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The Lafayette

The Oldest College Newspaper in Pennsylvania

The Lafayette

The Oldest College Newspaper in Pennsylvania

The Lafayette

Jacob Moldover ‘24 travels across the pond for enriching year at Oxford

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Jacob Moldover ’24 discovered a love for rowing during his junior year abroad. (Photo courtesy of Jacob Moldover ’24)

Junior year for Jacob Moldover ‘24 was spent surrounded by historic buildings, one-on-one teaching experiences and a centuries-old rowing team.

Moldover spent the last two semesters studying abroad at Oxford University, an experience that he considers to be quite formative in his life. 

“I think I grew a lot as a student,” Moldover said. “But I also think that I just gained so much as a person from all the experiences traveling, all the people that I met.”

Moldover studied political theory and philosophy at Oxford’s Hertford College, wanting a change of scenery and a once-in-a-lifetime academic experience. 

“I wanted to study abroad in general because I wanted to have other kind of experiences, other cultural experiences, other international experiences [and] the chance to travel,” Moldover said. “I was really interested in just exploring different academic opportunities and seeing if I could study some particular subjects within philosophy and political theory at the highest levels possible.”

While at Oxford, Moldover was introduced to the “tutorial system” of learning, a teaching philosophy that uses intimate, one-on-one discussion between professor and student. According to Moldover, this form of learning pushes students to become stronger academic thinkers and writers and allows students to develop strong relationships with professors.

“The idea is that the students are doing lots of independent study during the week, and then they come in for a one-hour individual or small group tutorial with a professor once a week or every other week,” Moldover explained.

“It’s this very independent model,” he continued. “I had a lot of control over my time, but I had a lot of things to do with my time. It’s nice only having an hour of class per week sometimes, but also, I was genuinely working all day, writing essays about political theory.”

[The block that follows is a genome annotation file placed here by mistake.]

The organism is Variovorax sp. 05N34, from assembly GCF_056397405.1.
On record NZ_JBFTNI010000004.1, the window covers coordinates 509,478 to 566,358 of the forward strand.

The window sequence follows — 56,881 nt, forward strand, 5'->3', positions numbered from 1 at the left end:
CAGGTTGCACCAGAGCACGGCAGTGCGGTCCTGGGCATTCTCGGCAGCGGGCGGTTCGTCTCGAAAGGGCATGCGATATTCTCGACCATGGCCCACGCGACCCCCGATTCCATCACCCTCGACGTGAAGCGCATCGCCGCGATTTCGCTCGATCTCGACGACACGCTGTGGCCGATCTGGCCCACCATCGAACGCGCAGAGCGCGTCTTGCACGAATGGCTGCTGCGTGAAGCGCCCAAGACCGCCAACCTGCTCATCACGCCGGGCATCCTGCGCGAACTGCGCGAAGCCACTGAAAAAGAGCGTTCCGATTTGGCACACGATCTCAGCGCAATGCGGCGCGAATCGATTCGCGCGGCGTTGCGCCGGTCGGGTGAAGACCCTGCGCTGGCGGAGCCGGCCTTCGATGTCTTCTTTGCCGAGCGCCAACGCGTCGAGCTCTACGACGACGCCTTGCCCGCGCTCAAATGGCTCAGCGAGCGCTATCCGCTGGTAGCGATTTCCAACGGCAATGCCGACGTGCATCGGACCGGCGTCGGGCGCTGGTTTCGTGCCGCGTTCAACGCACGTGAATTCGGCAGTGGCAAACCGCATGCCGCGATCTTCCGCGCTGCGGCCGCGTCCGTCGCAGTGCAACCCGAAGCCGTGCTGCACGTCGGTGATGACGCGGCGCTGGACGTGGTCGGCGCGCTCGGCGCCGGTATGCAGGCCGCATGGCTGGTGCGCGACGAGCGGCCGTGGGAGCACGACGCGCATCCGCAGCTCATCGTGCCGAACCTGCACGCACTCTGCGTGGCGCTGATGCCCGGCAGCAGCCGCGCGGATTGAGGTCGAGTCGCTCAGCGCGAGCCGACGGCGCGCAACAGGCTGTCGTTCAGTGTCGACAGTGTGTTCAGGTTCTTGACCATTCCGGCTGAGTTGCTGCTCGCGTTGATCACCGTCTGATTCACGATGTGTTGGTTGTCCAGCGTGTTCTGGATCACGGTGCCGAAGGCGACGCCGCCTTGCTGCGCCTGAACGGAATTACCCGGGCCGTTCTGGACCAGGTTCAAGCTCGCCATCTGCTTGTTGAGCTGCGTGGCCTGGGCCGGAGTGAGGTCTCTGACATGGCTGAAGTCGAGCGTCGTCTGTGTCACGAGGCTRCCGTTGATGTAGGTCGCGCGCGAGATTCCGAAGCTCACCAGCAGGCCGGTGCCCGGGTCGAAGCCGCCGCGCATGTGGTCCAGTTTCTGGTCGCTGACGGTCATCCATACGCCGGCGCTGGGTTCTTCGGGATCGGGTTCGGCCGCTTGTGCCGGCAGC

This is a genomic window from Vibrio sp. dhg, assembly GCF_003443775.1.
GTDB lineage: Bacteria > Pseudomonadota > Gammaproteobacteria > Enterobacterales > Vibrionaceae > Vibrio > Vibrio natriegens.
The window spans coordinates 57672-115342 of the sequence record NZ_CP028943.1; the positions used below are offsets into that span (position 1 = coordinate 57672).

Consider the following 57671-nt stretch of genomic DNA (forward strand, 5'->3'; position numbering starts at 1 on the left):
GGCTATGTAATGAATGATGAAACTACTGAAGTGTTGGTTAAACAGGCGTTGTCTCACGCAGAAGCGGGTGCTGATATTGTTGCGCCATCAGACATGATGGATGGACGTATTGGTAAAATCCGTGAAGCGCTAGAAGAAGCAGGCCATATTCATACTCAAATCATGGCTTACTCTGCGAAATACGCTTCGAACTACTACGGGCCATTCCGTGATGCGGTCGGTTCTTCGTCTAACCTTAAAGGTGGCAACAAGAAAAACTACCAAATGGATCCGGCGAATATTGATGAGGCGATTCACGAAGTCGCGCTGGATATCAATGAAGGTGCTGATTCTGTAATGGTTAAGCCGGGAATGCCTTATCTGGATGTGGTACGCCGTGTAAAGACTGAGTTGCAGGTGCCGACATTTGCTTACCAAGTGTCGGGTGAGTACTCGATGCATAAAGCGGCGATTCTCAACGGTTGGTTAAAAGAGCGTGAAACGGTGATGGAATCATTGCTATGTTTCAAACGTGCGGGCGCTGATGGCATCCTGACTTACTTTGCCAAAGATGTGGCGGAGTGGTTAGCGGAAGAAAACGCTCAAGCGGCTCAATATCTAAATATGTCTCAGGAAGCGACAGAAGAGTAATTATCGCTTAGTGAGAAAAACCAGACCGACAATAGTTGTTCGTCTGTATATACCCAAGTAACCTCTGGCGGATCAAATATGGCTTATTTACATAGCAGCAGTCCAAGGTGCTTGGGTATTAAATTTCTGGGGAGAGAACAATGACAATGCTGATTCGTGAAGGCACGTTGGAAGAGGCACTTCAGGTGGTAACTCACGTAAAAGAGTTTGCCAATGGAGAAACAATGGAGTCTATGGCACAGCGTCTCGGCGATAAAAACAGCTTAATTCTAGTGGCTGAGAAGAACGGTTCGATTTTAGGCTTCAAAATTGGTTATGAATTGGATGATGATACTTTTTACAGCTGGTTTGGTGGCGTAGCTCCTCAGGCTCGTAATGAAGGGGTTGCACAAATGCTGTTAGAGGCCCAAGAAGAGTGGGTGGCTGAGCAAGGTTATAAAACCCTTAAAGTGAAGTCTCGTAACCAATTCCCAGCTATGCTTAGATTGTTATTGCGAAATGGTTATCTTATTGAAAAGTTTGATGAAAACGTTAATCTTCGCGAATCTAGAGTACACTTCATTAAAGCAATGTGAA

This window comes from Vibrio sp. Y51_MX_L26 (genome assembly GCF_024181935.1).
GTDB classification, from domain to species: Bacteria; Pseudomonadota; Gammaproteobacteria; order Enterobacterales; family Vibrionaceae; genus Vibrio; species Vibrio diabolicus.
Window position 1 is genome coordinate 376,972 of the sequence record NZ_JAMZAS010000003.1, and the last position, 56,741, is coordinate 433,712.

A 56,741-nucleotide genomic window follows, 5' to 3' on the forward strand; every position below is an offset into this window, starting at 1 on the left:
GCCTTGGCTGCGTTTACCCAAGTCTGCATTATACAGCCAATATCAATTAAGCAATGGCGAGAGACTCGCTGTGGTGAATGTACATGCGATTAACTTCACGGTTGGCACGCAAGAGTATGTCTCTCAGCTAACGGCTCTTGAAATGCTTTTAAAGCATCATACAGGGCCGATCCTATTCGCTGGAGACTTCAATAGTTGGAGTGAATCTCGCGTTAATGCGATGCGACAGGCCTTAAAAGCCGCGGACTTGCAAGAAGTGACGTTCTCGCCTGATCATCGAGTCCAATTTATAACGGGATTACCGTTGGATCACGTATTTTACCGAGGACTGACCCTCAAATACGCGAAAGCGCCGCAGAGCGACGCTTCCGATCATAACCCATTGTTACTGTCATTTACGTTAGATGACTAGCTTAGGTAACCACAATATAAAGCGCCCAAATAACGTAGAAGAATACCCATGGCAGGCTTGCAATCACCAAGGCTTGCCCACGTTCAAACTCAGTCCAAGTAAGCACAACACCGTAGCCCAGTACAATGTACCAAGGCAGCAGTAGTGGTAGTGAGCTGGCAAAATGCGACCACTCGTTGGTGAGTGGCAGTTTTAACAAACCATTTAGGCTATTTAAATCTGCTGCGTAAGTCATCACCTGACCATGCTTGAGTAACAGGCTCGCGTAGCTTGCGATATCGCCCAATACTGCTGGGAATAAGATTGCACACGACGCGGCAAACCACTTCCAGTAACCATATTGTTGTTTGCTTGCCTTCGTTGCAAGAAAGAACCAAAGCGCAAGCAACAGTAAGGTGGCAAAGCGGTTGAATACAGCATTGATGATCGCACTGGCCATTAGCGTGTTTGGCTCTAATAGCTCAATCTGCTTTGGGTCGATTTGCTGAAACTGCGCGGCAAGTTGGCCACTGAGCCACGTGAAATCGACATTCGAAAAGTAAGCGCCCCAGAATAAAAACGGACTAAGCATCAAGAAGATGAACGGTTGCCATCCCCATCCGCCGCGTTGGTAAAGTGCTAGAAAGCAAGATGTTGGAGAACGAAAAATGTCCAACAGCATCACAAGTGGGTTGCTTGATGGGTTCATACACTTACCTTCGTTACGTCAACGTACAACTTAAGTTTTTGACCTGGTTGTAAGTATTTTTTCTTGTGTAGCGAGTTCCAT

Owen McLeod, associate professor of philosophy, wrote Moldover’s letter of recommendation for the program and felt that this unique academic system offered at Oxford would be ideal for him.

“Jacob is passionate about philosophy and philosophical discussion,” McLeod wrote in an email. “It seemed to me that the ‘tutorial’ system at Oxford, in which the student has weekly one-on-one meetings with their professor to talk about the student’s written work, would be perfect for Jacob.”

“I thought it would be great for him to spend a year at Oxford, home to one of the world’s vibrant and prestigious philosophical communities,” McLeod wrote.

In addition to the unique academic experience, Oxford’s architecture also drew Moldover to the university. 

“I got dropped off from the bus from the airport late at night in front of Christ Church, which is one of the giant buildings in Oxford,” Moldover said. “I was just instantly kind of marveled by just the scale of the buildings, and my first day there I just walked around the entire city and just looked at these gorgeous centuries-old buildings.” 

“When I was walking up stairs in buildings, there were grooves worn in them … that were older than [the United States]. That is psychologically interesting, like you feel like you’re part of this huge story and tradition of this university,” Moldover continued. 

Moldover also ventured into the world of competitive rowing while studying at Oxford, and he feels that this was also a landmark element of his abroad experience.

“I developed a love of rowing. I got the chance to row for Hertford College in the two big student regattas,” Moldover said. “My boat won blades for the first time since 2008 … Basically my boat was so successful in the last regatta that … there’s a commemorative blade that’s put in the college that has all our names written on it.”

Moldover believes that students should take opportunities to study abroad as he did.

“I think it’s a really great opportunity,” Moldover said. “There is no other time in your life when you can very easily with no consequences go and live in another country for six months or a full year.” 

Disclaimer: Business Manager Jacob Moldover did not contribute writing or reporting.

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Natalia Ferruggia, Culture Editor

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